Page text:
The term “narcissist” gets tossed around pretty loosely, but if you have a true narcissist in your life, you know how much havoc they can wreak on your life. According to author Dr. Judith Orloff, in her book, The Empath’s Survival Guide, “Narcissists act as if the world revolves around them. They have an inflated sense of importance and entitlement. They need to be the center of attention and require endless praise. You must compliment them to get their approval.” They’re often persuasive charmers who know exactly what to say to manipulate you and mess with your emotions. If you suspect someone in your life has Narcissistic Personality Disorder (or even just some narcissistic traits), read on for how to cope.
First, What Is a Narcissist?
According to the ICD-10, the diagnostic manual put out by the World Health Organization, a person must have at least five of the following symptoms in order to qualify as having Narcissistic Personality Disorder (NPD):
- A grandiose sense of self-importance
- A sense of entitlement
- Requires excessive admiration
- A lack of empathy
- Is often envious of others or believes that others are envious of them
- Shows arrogance, haughty behaviors or attitudes
- Is interpersonally exploitative
- Is preoccupied with fantasies of unlimited success, power, brilliance, beauty or ideal love
- Believes that they are “special” and unique
(Note: Narcissistic is a diagnostic term, so if any of these examples below sound familiar, it doesn’t necessarily mean that someone in your life has NPD—they might just have narcissistic traits. In other words, only a professional can diagnose someone as a true narcissist.)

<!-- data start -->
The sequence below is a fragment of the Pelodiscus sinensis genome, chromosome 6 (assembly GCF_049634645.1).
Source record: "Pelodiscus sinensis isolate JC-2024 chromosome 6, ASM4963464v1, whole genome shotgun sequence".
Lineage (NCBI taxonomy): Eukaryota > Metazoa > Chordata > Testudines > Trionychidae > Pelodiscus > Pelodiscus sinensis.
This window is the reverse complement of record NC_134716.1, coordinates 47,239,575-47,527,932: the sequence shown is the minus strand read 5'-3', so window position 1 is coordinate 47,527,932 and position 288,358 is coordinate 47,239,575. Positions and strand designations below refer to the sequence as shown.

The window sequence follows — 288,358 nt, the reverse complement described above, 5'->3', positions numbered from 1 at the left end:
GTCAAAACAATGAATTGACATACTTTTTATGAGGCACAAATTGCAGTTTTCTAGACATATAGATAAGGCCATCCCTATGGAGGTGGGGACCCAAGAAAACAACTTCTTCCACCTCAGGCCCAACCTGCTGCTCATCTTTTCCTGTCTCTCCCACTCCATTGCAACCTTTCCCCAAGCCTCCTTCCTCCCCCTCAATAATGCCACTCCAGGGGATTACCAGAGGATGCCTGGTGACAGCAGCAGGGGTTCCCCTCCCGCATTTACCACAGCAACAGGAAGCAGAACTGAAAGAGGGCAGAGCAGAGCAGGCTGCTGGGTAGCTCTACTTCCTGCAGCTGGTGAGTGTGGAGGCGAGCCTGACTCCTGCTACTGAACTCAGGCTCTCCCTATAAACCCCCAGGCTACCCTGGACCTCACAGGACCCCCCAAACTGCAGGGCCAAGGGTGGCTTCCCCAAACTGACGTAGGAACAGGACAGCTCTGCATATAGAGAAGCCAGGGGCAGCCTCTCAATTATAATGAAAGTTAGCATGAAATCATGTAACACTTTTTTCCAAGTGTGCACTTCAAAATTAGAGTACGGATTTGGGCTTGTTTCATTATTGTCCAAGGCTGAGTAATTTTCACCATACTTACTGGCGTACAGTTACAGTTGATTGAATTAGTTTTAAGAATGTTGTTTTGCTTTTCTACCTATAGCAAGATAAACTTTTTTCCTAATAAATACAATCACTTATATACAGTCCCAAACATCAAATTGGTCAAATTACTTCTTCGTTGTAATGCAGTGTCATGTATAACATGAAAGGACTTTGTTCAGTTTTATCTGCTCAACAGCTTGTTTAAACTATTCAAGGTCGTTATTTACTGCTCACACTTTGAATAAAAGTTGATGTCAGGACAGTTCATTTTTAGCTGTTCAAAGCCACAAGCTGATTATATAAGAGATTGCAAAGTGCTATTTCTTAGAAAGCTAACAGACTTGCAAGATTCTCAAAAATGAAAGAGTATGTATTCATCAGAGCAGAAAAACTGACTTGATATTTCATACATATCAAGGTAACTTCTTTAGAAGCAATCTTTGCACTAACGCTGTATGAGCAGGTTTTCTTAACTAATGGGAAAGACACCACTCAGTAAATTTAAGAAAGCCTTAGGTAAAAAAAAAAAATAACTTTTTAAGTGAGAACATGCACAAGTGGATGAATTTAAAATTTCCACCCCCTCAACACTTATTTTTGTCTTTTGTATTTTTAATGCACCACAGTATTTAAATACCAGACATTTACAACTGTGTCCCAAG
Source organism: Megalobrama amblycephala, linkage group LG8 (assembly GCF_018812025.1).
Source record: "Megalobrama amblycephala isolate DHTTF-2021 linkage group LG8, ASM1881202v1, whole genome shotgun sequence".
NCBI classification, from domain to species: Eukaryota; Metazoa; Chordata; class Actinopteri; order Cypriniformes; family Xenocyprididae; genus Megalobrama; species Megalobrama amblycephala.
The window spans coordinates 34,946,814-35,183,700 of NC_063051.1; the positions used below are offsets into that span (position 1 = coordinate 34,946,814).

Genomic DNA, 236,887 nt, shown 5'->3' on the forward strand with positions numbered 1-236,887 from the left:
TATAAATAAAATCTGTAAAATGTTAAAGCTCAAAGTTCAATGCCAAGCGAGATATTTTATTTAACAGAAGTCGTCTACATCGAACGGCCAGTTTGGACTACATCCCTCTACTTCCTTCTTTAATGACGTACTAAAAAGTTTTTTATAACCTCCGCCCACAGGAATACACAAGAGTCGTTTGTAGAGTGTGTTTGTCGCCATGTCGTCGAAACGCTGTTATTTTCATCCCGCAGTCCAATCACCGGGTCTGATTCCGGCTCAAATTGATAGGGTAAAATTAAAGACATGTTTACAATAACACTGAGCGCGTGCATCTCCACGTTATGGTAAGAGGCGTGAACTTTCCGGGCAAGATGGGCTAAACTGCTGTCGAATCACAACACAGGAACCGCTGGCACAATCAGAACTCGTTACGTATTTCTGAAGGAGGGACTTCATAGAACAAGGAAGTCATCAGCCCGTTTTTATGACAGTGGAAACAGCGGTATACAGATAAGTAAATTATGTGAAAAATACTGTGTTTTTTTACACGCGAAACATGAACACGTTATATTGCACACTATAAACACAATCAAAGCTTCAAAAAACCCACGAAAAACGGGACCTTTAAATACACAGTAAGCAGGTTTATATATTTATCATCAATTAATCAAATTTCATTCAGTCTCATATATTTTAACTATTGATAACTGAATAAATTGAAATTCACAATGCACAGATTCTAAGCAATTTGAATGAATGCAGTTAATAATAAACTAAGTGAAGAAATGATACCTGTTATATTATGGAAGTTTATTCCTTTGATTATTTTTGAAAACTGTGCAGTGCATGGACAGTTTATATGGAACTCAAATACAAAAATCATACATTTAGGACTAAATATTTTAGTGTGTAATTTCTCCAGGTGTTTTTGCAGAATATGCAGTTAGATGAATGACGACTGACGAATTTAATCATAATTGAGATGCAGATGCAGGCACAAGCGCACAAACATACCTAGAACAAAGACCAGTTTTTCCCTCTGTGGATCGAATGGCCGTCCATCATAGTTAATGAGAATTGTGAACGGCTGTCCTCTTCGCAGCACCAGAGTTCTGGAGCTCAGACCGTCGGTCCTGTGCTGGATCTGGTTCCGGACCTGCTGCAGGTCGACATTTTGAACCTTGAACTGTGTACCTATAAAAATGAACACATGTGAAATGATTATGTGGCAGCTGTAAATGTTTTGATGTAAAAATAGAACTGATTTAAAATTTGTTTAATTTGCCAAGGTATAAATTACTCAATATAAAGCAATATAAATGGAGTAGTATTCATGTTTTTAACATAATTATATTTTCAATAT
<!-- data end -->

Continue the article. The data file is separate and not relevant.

How to Deal with a Narcissist
1. Stroke the Narcissist’s Ego
Here’s what Orloff means by this: “Frame your [statement] in terms of how it can benefit them. This is the only way you will get through to a narcissist.” For example, if you're planning a bachelorette party and one of the other attendees is displaying some narcissistic traits, tell her, “I really think we should go to a ski house instead of a beach house. Katie's told me you're an incredible skier, and god knows I could use some practice,” rather than, “I'd just prefer to ski than lay at the beach.”
2. Set Boundaries
If you know that someone is a narcissist, you need to distance yourself by setting boundaries so that they don’t bully or criticize you, says psychologist and author Mateusz Grzesiak, Ph.D.(aka Dr. Matt). Here’s an example: Your mom never misses and opportunity to compare your parenting style to how she raised you—with an emphasis on how hers was better and all the ways you should change. The fix? You tell her that you value her input, but that you'd really appreciate it if she only gave advice when you specifically ask for it. (You can also add in something about how you want the chance to make your own mistakes, which should buy you some space by stroking her precious ego.)
3. Try a Feedback Sandwich
Let’s say your boss took credit for your hard work at a meeting with the head honchos upstairs. Take him aside and give him a “feedback sandwich.” (Remember, a narcissist’s self-worth comes from being admired by others, so you don’t want to do this in front of other people.) Here’s what that might look like: “I really love working for you because you’re such a great boss. But if you don’t mind, the next time you talk about me in front of the CEO, could you please say something about all the extra hours I’ve been putting in on this project? It’s going so well, and I feel like you and I have really been spearheading this whole thing.”
4. Manage Your Expectations
According to Dr. Orloff, scientific research on narcissists has shown that they have an “empathy deficient disorder.” She writes, “Full-blown narcissists use what seems like empathy to get what they want when you begin to distance yourself. But their empathy is not reliable or real.” Narcissists are incredibly adept at making you think they’re emotionally stable and intelligent. The sooner you realize you might be being played, the better.